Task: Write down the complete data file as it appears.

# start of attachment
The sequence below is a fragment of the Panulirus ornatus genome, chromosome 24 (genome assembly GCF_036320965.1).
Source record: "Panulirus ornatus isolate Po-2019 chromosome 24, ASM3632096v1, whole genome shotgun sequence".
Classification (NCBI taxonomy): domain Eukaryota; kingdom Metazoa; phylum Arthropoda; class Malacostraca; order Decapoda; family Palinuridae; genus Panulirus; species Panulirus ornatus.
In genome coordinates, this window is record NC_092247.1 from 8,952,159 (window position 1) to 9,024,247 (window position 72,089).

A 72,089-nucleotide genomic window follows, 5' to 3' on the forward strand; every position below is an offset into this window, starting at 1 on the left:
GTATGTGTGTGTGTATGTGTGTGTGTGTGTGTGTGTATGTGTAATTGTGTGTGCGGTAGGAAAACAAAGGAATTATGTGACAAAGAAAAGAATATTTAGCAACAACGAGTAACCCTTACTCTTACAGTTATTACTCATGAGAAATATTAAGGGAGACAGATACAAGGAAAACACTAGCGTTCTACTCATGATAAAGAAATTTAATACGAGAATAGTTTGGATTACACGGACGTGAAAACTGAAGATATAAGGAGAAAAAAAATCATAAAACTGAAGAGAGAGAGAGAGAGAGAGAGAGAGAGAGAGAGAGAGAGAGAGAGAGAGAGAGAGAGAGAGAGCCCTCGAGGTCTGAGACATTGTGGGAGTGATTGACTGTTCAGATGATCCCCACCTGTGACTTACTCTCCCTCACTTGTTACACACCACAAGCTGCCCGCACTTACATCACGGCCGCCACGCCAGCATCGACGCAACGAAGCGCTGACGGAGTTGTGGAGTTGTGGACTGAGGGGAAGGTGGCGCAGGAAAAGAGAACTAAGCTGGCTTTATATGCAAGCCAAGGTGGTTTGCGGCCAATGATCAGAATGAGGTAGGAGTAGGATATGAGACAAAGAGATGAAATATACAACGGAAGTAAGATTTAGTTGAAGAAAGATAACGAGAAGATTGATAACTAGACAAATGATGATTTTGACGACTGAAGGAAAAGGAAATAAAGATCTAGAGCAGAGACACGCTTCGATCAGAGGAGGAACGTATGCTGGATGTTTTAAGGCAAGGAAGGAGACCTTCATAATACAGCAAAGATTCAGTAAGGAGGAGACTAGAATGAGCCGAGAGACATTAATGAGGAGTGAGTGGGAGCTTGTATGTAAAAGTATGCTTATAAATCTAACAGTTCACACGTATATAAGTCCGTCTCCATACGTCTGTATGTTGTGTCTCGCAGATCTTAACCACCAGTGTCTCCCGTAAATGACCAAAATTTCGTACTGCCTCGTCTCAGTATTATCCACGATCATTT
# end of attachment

The sequence below is a fragment of the Panulirus ornatus genome, chromosome 24 (genome assembly GCF_036320965.1).
Source record: "Panulirus ornatus isolate Po-2019 chromosome 24, ASM3632096v1, whole genome shotgun sequence".
Classification (NCBI taxonomy): domain Eukaryota; kingdom Metazoa; phylum Arthropoda; class Malacostraca; order Decapoda; family Palinuridae; genus Panulirus; species Panulirus ornatus.
In genome coordinates, this window is record NC_092247.1 from 8,952,159 (window position 1) to 9,024,247 (window position 72,089).

A 72,089-nucleotide genomic window follows, 5' to 3' on the forward strand; every position below is an offset into this window, starting at 1 on the left:
GTATGTGTGTGTGTATGTGTGTGTGTGTGTGTGTGTATGTGTAATTGTGTGTGCGGTAGGAAAACAAAGGAATTATGTGACAAAGAAAAGAATATTTAGCAACAACGAGTAACCCTTACTCTTACAGTTATTACTCATGAGAAATATTAAGGGAGACAGATACAAGGAAAACACTAGCGTTCTACTCATGATAAAGAAATTTAATACGAGAATAGTTTGGATTACACGGACGTGAAAACTGAAGATATAAGGAGAAAAAAAATCATAAAACTGAAGAGAGAGAGAGAGAGAGAGAGAGAGAGAGAGAGAGAGAGAGAGAGAGAGAGAGAGAGAGAGAGCCCTCGAGGTCTGAGACATTGTGGGAGTGATTGACTGTTCAGATGATCCCCACCTGTGACTTACTCTCCCTCACTTGTTACACACCACAAGCTGCCCGCACTTACATCACGGCCGCCACGCCAGCATCGACGCAACGAAGCGCTGACGGAGTTGTGGAGTTGTGGACTGAGGGGAAGGTGGCGCAGGAAAAGAGAACTAAGCTGGCTTTATATGCAAGCCAAGGTGGTTTGCGGCCAATGATCAGAATGAGGTAGGAGTAGGATATGAGACAAAGAGATGAAATATACAACGGAAGTAAGATTTAGTTGAAGAAAGATAACGAGAAGATTGATAACTAGACAAATGATGATTTTGACGACTGAAGGAAAAGGAAATAAAGATCTAGAGCAGAGACACGCTTCGATCAGAGGAGGAACGTATGCTGGATGTTTTAAGGCAAGGAAGGAGACCTTCATAATACAGCAAAGATTCAGTAAGGAGGAGACTAGAATGAGCCGAGAGACATTAATGAGGAGTGAGTGGGAGCTTGTATGTAAAAGTATGCTTATAAATCTAACAGTTCACACGTATATAAGTCCGTCTCCATACGTCTGTATGTTGTGTCTCGCAGATCTTAACCACCAGTGTCTCCCGTAAATGACCAAAATTTCGTACTGCCTCGTCTCAGTATTATCCACGATCATTT